Hiking and snorkeling every day required me to see with grateful eyes all the wonder of the world. Going face to face with a penguin or struggling up a volcano’s side reminded me that I’m part of a stunning creation. The author who set it in motion surely can give me what I need to do my work without me going at it 24/7. A grateful me surely will produce better work. 

I want to make awe, not achievement, part of my new normal.

In the future, I plan not to hyper-schedule the time around my full-on breaks. I’ll prepare with joyful anticipation rather than cramming all I can in the last few days. I’ll ease back in. I will refuse to feel guilty about that. It’s in the easing that we remember lessons learned and slowly apply them to a refreshed and possibly reoriented life. That takes time, and it’s equally as important as the vacation/sabbath itself. 

So no, I haven’t done all the things on the list in June. I’m going to enjoy the birds a little longer. Take a few more walks in my garden. Ease back into life so that maybe that easier way will become the pattern. Because you know what? Work isn’t life. All of life is life. I’d just forgotten. 

I want, plan, to make a whole, shalom life, not a piece by piece one, my new normal.

The High Adventure of Discipleship

Today the blog is devoted to the Introduction to my new book–Preaching in the Soundbite Age: How a Collaborative, Image Drawn, and Skeptical Generation Can Reshape Our Sermons. It’s a case for radically changing the way we preach and teach.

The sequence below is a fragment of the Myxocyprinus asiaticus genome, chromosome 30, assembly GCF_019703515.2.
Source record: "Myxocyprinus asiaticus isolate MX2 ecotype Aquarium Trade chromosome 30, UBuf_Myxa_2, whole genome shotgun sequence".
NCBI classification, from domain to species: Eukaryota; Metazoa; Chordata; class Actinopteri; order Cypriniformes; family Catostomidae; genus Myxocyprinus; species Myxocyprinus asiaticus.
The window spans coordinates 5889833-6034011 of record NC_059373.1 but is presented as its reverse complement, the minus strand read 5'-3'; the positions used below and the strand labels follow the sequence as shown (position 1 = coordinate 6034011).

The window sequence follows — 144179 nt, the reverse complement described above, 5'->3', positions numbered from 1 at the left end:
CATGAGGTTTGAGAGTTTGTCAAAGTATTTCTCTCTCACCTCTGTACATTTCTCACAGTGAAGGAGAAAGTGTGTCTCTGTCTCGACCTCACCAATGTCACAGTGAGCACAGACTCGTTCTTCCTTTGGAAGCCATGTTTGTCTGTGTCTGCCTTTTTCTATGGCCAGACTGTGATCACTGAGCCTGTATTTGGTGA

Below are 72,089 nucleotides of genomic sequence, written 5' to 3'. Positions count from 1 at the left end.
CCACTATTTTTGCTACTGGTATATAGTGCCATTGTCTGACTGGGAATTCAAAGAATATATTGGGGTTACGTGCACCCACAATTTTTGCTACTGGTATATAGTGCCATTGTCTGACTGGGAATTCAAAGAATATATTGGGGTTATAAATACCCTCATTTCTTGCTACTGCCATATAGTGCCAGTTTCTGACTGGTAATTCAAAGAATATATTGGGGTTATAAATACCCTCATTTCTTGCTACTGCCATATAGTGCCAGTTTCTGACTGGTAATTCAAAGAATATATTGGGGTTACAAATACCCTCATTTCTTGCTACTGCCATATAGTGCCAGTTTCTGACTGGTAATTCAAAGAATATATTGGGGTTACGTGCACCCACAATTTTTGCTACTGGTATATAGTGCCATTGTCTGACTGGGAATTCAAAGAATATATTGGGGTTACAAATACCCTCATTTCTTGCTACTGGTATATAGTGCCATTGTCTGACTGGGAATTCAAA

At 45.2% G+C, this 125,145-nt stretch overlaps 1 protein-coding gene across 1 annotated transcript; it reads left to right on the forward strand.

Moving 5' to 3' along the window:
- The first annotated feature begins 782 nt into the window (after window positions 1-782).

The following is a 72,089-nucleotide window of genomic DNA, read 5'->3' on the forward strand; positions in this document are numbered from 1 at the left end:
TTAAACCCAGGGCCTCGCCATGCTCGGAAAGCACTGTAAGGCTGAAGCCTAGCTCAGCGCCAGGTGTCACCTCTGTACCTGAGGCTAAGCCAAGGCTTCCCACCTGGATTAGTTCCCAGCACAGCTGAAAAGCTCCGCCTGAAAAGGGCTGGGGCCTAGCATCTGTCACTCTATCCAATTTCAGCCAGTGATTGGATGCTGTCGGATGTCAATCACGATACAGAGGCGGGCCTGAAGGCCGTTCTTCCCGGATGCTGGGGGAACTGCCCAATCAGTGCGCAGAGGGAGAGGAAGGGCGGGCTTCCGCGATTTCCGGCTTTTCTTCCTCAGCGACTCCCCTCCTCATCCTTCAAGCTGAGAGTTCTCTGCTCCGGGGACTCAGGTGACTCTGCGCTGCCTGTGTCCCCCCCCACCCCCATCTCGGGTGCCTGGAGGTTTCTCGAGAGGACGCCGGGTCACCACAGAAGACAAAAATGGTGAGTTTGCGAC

I hope you enjoy it, and I hope you will give me your feedback, or share my email signup link with someone you think could be interested!

The Christian life is a spiritual pilgrimage. It is a not a journey to a shrine which has limitations of space and time. It is a journey into life, a life so rich no limitation of space or time is able to contain it. But is this how we perceive the Christian life? We go to church, worship, study your Bible, etc. But where do they call for the high-adventure?

Francis DuBose, God Who Sends

The people in our churches are crying for the high adventure. They’re dying for it. Especially our young people. They might not know they want it, but they do. Behind the entertainment, the adrenaline-fueled Sunday morning gatherings, and the guaranteed-no-fail discipleship programs, people in our churches hunger for something they haven’t quite defined.  

They hunger for participation, not spectatorship, in the kingdom of God. Once they’ve experienced it, they don’t want to return to the passive sidelines, watching their faith but not shaping it. They’ve found the joy of discovering what God is doing with and through them and living the process with their community. They want to know why no one has told them before that discipleship isn’t a program but an on-the-field, glove-in-hand team sport.

It’s not an easy sell.

Most worshipers are used to being fans in the stands, not players in the arena. They won’t warmly welcome a radical change in that plan. They aren’t going to be excited about taking the reins of their own spiritual growth—at first. They might be like the high school classes I taught years ago.